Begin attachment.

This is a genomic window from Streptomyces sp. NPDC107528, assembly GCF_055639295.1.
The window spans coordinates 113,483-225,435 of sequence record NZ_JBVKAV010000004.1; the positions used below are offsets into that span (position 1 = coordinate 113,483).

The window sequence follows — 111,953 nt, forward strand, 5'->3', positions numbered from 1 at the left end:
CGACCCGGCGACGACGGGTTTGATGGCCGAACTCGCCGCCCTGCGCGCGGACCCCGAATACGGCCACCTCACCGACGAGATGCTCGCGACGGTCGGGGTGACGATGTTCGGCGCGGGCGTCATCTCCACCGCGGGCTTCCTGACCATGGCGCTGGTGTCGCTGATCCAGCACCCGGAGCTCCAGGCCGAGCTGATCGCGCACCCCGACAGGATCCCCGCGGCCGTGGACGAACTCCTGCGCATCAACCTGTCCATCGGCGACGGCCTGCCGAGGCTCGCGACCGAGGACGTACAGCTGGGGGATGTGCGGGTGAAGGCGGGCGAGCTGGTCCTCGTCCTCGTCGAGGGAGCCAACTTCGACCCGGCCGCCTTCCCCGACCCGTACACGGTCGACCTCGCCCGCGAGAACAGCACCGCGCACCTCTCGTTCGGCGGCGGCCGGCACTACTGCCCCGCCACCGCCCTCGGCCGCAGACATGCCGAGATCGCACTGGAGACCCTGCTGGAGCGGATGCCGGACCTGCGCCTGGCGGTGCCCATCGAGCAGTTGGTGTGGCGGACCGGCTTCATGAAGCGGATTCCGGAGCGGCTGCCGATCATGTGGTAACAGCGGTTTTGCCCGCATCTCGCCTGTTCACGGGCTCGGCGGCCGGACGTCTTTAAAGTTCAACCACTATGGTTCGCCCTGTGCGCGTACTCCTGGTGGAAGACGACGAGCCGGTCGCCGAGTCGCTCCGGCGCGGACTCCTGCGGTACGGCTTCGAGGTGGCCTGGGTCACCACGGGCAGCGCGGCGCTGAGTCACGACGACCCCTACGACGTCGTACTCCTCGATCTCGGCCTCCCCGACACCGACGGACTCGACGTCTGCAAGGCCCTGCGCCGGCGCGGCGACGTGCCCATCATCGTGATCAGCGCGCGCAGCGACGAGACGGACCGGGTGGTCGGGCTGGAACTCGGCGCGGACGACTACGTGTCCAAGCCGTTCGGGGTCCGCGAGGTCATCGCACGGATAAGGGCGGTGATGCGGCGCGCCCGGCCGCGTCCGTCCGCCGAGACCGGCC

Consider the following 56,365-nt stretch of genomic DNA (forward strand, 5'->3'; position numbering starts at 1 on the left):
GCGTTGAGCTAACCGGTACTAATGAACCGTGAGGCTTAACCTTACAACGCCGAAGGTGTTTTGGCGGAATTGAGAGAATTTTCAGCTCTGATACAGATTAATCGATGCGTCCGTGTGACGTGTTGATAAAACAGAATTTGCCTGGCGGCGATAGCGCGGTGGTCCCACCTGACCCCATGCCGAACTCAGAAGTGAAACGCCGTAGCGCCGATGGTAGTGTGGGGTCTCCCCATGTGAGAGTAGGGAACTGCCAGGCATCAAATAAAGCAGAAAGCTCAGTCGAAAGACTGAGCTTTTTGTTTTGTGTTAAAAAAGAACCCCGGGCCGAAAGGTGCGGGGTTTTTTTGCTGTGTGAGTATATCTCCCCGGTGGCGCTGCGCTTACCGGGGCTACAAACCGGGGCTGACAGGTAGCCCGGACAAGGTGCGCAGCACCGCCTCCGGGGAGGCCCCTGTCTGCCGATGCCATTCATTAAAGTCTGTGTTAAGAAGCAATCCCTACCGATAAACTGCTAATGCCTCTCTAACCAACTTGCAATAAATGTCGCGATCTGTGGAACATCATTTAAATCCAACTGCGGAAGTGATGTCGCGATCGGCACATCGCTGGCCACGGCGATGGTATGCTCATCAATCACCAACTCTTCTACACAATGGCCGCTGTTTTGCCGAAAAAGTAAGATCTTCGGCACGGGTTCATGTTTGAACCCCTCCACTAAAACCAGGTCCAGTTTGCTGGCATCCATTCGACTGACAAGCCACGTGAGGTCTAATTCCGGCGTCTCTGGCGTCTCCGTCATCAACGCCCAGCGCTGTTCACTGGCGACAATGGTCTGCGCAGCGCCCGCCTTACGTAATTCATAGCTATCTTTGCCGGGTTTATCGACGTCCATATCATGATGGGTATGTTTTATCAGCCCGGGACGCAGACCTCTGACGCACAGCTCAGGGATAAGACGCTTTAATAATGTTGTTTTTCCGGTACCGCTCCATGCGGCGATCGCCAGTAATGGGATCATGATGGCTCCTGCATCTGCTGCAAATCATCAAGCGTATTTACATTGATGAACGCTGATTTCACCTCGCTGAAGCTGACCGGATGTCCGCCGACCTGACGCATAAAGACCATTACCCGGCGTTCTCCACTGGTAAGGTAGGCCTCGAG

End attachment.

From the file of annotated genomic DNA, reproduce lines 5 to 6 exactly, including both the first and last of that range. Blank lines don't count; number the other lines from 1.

Consider the following 56,365-nt stretch of genomic DNA (forward strand, 5'->3'; position numbering starts at 1 on the left):
GCGTTGAGCTAACCGGTACTAATGAACCGTGAGGCTTAACCTTACAACGCCGAAGGTGTTTTGGCGGAATTGAGAGAATTTTCAGCTCTGATACAGATTAATCGATGCGTCCGTGTGACGTGTTGATAAAACAGAATTTGCCTGGCGGCGATAGCGCGGTGGTCCCACCTGACCCCATGCCGAACTCAGAAGTGAAACGCCGTAGCGCCGATGGTAGTGTGGGGTCTCCCCATGTGAGAGTAGGGAACTGCCAGGCATCAAATAAAGCAGAAAGCTCAGTCGAAAGACTGAGCTTTTTGTTTTGTGTTAAAAAAGAACCCCGGGCCGAAAGGTGCGGGGTTTTTTTGCTGTGTGAGTATATCTCCCCGGTGGCGCTGCGCTTACCGGGGCTACAAACCGGGGCTGACAGGTAGCCCGGACAAGGTGCGCAGCACCGCCTCCGGGGAGGCCCCTGTCTGCCGATGCCATTCATTAAAGTCTGTGTTAAGAAGCAATCCCTACCGATAAACTGCTAATGCCTCTCTAACCAACTTGCAATAAATGTCGCGATCTGTGGAACATCATTTAAATCCAACTGCGGAAGTGATGTCGCGATCGGCACATCGCTGGCCACGGCGATGGTATGCTCATCAATCACCAACTCTTCTACACAATGGCCGCTGTTTTGCCGAAAAAGTAAGATCTTCGGCACGGGTTCATGTTTGAACCCCTCCACTAAAACCAGGTCCAGTTTGCTGGCATCCATTCGACTGACAAGCCACGTGAGGTCTAATTCCGGCGTCTCTGGCGTCTCCGTCATCAACGCCCAGCGCTGTTCACTGGCGACAATGGTCTGCGCAGCGCCCGCCTTACGTAATTCATAGCTATCTTTGCCGGGTTTATCGACGTCCATATCATGATGGGTATGTTTTATCAGCCCGGGACGCAGACCTCTGACGCACAGCTCAGGGATAAGACGCTTTAATAATGTTGTTTTTCCGGTACCGCTCCATGCGGCGATCGCCAGTAATGGGATCATGATGGCTCCTGCATCTGCTGCAAATCATCAAGCGTATTTACATTGATGAACGCTGATTTCACCTCGCTGAAGCTGACCGGATGTCCGCCGACCTGACGCATAAAGACCATTACCCGGCGTTCTCCACTGGTAAGGTAGGCCTCGAG